POSTED 11 AUGUST 2005
Relating to radiation's history
Artificial radiation has been around since 1896, the year that Wilhelm Roentgen discovered X-rays and Henri Becquerel discovered radioactivity coming from uranium. For many years, X-rays and the various radioactive elements were touted as fountains of health. X-ray were used to photograph bones. Radium was used in innumerable tonics and even hyped as a crop fertilizer. And radon, an invisible, inert radioactive gas, was sold in "radium emanation" inhalers. A 1925 article in the magazine Medical Life claimed that radon treatment had cured at least 27 illnesses, ranging from anemia to sciatica: "It is extremely doubtful if there is any counter-part in the history of therapeutics to the foregoing success with a novel remedy."
Photo: Smithsonian Institute
Among the evidence for radon's health-giving powers was the "increased output of urine" that one author mentioned, following swallowing of "emanation water." This was proof positive that radioactive radon "is capable of stimulating the activity of the human organism...".
Today, attitudes toward this product of uranium decay have changed a teensy-weensy bit. After World War II, there was an epidemic of lung cancer among uranium miners, who breathed lots of radon. And now the Environmental Protection Agency suggests we test our homes for radon, which it calls the second-largest cause of lung cancer -- behind -- you guessed it, coffin nails.)
Fear of frying
The image of radiation had already taken a hit in the 1920s, when women who painted luminescent dials on wrist-watches suffered hideous mouth cancer. The early enthusiasm for the mysterious new form of energy began to abate.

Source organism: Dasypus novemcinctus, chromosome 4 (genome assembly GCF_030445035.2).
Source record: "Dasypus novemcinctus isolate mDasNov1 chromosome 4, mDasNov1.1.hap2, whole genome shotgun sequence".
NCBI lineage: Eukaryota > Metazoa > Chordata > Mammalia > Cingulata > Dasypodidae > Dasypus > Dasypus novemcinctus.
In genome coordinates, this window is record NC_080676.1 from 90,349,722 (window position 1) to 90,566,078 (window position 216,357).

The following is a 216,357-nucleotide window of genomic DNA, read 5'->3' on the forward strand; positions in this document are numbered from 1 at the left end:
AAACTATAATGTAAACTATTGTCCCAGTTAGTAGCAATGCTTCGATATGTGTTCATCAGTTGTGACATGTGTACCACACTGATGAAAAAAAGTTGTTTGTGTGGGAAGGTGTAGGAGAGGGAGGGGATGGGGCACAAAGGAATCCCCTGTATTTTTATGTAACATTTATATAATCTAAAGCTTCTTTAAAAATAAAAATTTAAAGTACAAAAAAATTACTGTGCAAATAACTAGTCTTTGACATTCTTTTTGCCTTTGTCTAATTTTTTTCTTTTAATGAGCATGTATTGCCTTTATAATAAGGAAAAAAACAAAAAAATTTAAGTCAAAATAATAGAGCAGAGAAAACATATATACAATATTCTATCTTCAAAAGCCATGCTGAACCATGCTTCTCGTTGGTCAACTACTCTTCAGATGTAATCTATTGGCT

The change in attitude gathered steam as doctors noticed that many colleagues who had dabbled in radiation were croaking of cancer. Fear of radiation mushroomed after World War II, not just due to the graphic demonstrations of nuclear power at Hiroshima and Nagasaki, but also to fears of fallout from atomic-bomb tests. In the 1950s, when the United States and Soviet Union were testing bombs in the open air, parents began to worry that radioactive strontium-90 in fallout would replace calcium in the skeletons of their children. The elements are chemically similar, and the body can mistake strontium for calcium.
Image: National Library of Medicine
In 1963, the U.S. and the Soviet Union halted atmospheric testing due to worries over fallout, after widespread exposure to radiation in fallout. According to a 2002 study by the U.S. National Center for Environmental Health, almost all Americans born since 1951 carry radioactive contamination from aboveground nuclear bombs tests. The report blamed very roughly 11,000 cancer deaths on the fallout.
The fallout, from more than 400 Cold War atmospheric bomb tests, include the radioactive isotopes strontium 90, which bonds to bones, and iodine 131, which causes thyroid cancer. A previous study by the National Cancer Institute estimated that 11,300 to 212,000 thyroid cancers resulted from atmospheric testing. Most thyroid cancers are curable.
Engraving from "The Curative Action of Radium," 1913.
By the 1960s, the expansion of nuclear-electric generation put the issue of how and where to dispose of radioactive waste on the table. Then the near melt-down at the Three Mile Island reactor in 1979 convinced the public that what you couldn't see might hurt you. Eventually, says Kenneth Mossman, a health physicist at Arizona State University, "People began to think that any dose is potentially harmful, that a single ionizing event could be all that's necessary to enhance the risk of cancer."
Then, in 1986, Chernobyl blew up, spreading radiation over Europe. Since 9/11, there has been concern that terrorists would set off a "dirty bomb,"and spread radiation over a city, causing fear and chaos.
So even as worldwide production of nuclear electricity continues to rise, so have concerns about low-level radiation -- increasing the need for a resolution to the question of the health effe9cts of low-level radiation.
What is the confusing science on measuring radiation?
Megan Anderson, project assistant; Terry Devitt, editor; S.V. Medaris, designer/illustrator; David Tenenbaum, feature writer; Amy Toburen, content development executive